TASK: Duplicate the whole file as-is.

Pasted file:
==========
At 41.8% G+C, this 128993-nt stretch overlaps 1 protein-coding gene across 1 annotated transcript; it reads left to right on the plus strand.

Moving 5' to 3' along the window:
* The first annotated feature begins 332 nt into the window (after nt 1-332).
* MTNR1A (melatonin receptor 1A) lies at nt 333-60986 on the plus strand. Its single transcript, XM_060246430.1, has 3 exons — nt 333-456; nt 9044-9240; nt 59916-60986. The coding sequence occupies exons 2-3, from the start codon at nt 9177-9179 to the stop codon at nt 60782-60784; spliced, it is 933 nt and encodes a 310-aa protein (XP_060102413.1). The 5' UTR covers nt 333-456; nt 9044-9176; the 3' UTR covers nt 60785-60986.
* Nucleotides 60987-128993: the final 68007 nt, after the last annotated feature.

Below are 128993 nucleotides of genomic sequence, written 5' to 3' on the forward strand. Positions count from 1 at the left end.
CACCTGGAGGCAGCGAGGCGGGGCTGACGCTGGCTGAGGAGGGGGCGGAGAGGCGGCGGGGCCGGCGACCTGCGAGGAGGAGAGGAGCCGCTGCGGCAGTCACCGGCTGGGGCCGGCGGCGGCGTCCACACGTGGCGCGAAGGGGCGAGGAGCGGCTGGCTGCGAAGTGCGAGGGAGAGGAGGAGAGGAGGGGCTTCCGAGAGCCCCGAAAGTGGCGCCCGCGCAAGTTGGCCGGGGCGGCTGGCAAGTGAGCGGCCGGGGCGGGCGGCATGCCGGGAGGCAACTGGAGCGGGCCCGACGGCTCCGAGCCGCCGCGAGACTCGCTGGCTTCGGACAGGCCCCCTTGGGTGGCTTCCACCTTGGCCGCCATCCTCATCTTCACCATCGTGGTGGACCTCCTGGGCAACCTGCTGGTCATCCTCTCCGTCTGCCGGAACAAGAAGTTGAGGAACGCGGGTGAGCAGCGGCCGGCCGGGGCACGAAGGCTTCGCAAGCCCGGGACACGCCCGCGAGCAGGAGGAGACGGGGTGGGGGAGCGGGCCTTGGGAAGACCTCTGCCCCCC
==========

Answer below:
At 41.8% G+C, this 128993-nt stretch overlaps 1 protein-coding gene across 1 annotated transcript; it reads left to right on the plus strand.

Moving 5' to 3' along the window:
* The first annotated feature begins 332 nt into the window (after nt 1-332).
* MTNR1A (melatonin receptor 1A) lies at nt 333-60986 on the plus strand. Its single transcript, XM_060246430.1, has 3 exons — nt 333-456; nt 9044-9240; nt 59916-60986. The coding sequence occupies exons 2-3, from the start codon at nt 9177-9179 to the stop codon at nt 60782-60784; spliced, it is 933 nt and encodes a 310-aa protein (XP_060102413.1). The 5' UTR covers nt 333-456; nt 9044-9176; the 3' UTR covers nt 60785-60986.
* Nucleotides 60987-128993: the final 68007 nt, after the last annotated feature.

Below are 128993 nucleotides of genomic sequence, written 5' to 3' on the forward strand. Positions count from 1 at the left end.
CACCTGGAGGCAGCGAGGCGGGGCTGACGCTGGCTGAGGAGGGGGCGGAGAGGCGGCGGGGCCGGCGACCTGCGAGGAGGAGAGGAGCCGCTGCGGCAGTCACCGGCTGGGGCCGGCGGCGGCGTCCACACGTGGCGCGAAGGGGCGAGGAGCGGCTGGCTGCGAAGTGCGAGGGAGAGGAGGAGAGGAGGGGCTTCCGAGAGCCCCGAAAGTGGCGCCCGCGCAAGTTGGCCGGGGCGGCTGGCAAGTGAGCGGCCGGGGCGGGCGGCATGCCGGGAGGCAACTGGAGCGGGCCCGACGGCTCCGAGCCGCCGCGAGACTCGCTGGCTTCGGACAGGCCCCCTTGGGTGGCTTCCACCTTGGCCGCCATCCTCATCTTCACCATCGTGGTGGACCTCCTGGGCAACCTGCTGGTCATCCTCTCCGTCTGCCGGAACAAGAAGTTGAGGAACGCGGGTGAGCAGCGGCCGGCCGGGGCACGAAGGCTTCGCAAGCCCGGGACACGCCCGCGAGCAGGAGGAGACGGGGTGGGGGAGCGGGCCTTGGGAAGACCTCTGCCCCCC